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Sask. author inspires award-winning Holodomor lesson plans

Rhea Good's novel, Bottle of Grain inspired Pamela Clark's award winning lesson plan
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The statue commemorating Holodomor, a copy of Petro Drozdowksy’s "Bitter Memories of Childhood," stand in Wascana Park in Regina.

THE BATTLEFORDS — Rhea Good, a Battleford author, teacher, and avid gardener, is continuing to help students understand the effects of the Ukrainian famine known as the Holodomor — albeit in a slightly different way than most authors.

Pamela Clark, a Calgary-based educator, recently won the Holodomor Research and Education Consortium's teacher award for her lesson plans. Plans that were based on Rhea Good's children's book, Bottle of Grain.

"While Russia continues to deny famine-genocide ever happened, the eye-witness accounts of Maria Soroka and scores of Holodomor survivors tell of a different truth," said Jim Shevchuk, a local Ukraine supporter and current principal for Mclurg Highschool in Wilkie.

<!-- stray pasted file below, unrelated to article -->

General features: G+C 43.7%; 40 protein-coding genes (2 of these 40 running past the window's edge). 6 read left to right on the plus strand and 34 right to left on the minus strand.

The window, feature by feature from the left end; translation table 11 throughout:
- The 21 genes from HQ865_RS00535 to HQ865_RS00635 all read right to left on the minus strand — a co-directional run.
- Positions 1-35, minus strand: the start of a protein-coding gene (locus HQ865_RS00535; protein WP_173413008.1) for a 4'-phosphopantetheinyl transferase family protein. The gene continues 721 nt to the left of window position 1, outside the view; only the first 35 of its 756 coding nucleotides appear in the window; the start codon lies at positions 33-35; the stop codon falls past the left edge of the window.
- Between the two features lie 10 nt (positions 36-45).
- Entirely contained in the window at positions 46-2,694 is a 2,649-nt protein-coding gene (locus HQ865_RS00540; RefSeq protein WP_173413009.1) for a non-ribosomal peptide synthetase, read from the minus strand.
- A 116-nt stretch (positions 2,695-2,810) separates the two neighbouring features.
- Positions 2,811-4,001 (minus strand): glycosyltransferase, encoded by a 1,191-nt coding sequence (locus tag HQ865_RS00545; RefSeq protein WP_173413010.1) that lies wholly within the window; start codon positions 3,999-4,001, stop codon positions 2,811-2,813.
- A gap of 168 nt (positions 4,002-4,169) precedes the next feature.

"Truthfulness is a core value in teaching and Rhea Good and Pamela Clark should be commended for Herculean efforts to create awareness of this dark chapter of history," he added.

Good's novel chronicles the true story of the Soroka family — told through the eyes of Maria —  as they survived the Ukrainian famine by hiding bottles of grain, and was written and published in 2020 as an illustrated children's book. 

"While the setting is weighty for a children’s book, the narrative is presented in a way that fosters understanding and empathy, offering readers a gentle introduction to these important historical events," Shevchuk added. 

Clark originally was inspired by the book when she discovered it at the Ukrainian Cultural Heritage Village gift shop near Edmonton.

Clark has received a $2000 prize and her lesson plans are added to the HREC website, accessible to all. Clark will be presenting her lessons titled, 'The Power of Hope' at the Calgary Teachers’ Convention in February 2024. 

"I am overjoyed to know that Bottle of Grain will reach a wider audience because of Pamela Clark's lesson plans," Good told the News-Optimist in an email statement.

"I have also done presentations using the book and I have seen with my own eyes how people are impacted by the story.

"Gratitude to Ms. Clark as we strive to share the story of Holodomor."